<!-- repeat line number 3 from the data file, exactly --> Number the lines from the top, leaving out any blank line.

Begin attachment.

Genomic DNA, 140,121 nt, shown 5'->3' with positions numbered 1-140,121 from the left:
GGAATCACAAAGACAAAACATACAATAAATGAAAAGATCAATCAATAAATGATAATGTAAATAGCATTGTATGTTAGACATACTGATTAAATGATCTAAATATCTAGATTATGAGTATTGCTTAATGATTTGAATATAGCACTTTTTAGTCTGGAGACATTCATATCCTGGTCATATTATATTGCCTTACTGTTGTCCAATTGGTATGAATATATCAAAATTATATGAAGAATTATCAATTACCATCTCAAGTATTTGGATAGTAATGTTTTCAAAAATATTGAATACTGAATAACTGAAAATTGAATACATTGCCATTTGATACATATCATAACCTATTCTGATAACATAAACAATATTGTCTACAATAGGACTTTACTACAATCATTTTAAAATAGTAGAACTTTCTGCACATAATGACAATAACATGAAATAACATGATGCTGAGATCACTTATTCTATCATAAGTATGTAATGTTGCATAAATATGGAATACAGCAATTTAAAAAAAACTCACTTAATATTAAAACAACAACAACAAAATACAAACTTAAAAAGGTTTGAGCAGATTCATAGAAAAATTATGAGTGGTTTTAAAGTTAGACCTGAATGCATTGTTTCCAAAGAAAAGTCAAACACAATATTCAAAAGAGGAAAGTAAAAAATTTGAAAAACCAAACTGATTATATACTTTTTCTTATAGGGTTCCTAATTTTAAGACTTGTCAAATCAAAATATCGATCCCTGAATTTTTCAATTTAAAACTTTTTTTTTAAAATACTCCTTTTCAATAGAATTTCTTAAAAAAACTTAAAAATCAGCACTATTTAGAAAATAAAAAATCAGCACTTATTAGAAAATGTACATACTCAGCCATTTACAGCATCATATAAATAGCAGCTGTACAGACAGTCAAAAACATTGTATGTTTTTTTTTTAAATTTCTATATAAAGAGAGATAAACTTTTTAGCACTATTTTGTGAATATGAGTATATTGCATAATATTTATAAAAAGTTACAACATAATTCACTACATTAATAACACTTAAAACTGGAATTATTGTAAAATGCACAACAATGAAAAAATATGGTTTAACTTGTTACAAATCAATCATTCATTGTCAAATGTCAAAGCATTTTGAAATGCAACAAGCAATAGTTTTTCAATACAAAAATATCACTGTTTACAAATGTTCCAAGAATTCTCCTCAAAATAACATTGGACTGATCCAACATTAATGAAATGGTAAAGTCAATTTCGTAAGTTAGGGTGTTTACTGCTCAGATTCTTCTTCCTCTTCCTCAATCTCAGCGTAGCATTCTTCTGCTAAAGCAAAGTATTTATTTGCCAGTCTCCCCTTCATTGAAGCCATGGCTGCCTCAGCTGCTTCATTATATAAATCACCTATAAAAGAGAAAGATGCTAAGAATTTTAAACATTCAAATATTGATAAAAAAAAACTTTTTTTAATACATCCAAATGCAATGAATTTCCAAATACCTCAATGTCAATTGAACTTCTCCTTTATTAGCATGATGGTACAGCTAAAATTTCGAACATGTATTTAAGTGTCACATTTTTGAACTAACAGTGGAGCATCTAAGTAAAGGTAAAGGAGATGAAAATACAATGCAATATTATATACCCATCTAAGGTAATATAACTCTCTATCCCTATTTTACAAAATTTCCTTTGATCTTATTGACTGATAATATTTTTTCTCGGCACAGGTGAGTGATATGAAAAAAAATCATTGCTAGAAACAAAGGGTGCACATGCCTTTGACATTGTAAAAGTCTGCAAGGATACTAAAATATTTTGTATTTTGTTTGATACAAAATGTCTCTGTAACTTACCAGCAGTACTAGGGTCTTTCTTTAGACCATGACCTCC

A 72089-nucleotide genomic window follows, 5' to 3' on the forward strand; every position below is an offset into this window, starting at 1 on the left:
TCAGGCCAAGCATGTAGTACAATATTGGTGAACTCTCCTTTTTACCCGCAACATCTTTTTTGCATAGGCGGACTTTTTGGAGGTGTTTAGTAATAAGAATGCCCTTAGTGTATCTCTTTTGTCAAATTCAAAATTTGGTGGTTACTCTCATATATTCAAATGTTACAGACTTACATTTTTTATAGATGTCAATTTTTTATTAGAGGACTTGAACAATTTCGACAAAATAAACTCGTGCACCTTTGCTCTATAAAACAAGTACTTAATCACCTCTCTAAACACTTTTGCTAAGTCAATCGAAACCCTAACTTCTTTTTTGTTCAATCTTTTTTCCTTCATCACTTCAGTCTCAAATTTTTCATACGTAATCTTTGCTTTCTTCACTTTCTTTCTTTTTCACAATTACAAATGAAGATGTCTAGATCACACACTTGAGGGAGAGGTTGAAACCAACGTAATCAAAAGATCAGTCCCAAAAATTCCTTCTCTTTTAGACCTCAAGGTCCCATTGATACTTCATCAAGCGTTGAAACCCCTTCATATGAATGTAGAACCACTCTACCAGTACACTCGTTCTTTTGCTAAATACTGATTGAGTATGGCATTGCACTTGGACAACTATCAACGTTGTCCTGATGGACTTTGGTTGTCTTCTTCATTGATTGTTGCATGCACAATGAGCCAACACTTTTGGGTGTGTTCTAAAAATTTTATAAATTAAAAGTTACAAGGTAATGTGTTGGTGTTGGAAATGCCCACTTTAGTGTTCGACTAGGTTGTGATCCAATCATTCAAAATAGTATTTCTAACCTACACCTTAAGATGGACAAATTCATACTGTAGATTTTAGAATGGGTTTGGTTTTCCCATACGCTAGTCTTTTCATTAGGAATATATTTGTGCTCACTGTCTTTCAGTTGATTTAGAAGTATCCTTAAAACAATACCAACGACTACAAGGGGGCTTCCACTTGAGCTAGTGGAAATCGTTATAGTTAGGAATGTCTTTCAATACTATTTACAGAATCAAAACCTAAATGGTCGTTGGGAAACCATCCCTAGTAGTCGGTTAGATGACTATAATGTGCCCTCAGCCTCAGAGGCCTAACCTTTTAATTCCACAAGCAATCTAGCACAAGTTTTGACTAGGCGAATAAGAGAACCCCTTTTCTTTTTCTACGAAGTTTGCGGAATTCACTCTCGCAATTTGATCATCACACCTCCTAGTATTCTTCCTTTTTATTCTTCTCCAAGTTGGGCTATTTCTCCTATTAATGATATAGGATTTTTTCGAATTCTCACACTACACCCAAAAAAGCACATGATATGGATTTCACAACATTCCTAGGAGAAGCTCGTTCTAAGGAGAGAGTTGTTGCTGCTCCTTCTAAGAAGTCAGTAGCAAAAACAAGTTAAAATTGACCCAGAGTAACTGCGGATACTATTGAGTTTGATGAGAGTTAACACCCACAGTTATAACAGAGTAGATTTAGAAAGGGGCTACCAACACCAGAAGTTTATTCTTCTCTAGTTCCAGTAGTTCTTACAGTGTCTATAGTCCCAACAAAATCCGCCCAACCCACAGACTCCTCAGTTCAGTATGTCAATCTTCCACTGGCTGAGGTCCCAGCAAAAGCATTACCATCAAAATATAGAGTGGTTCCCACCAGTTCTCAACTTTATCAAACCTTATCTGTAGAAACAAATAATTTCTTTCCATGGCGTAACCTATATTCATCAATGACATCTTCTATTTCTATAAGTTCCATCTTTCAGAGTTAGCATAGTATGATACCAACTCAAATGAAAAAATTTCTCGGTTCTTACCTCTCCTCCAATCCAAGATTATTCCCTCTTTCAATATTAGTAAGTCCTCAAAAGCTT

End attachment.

A 72089-nucleotide genomic window follows, 5' to 3' on the forward strand; every position below is an offset into this window, starting at 1 on the left: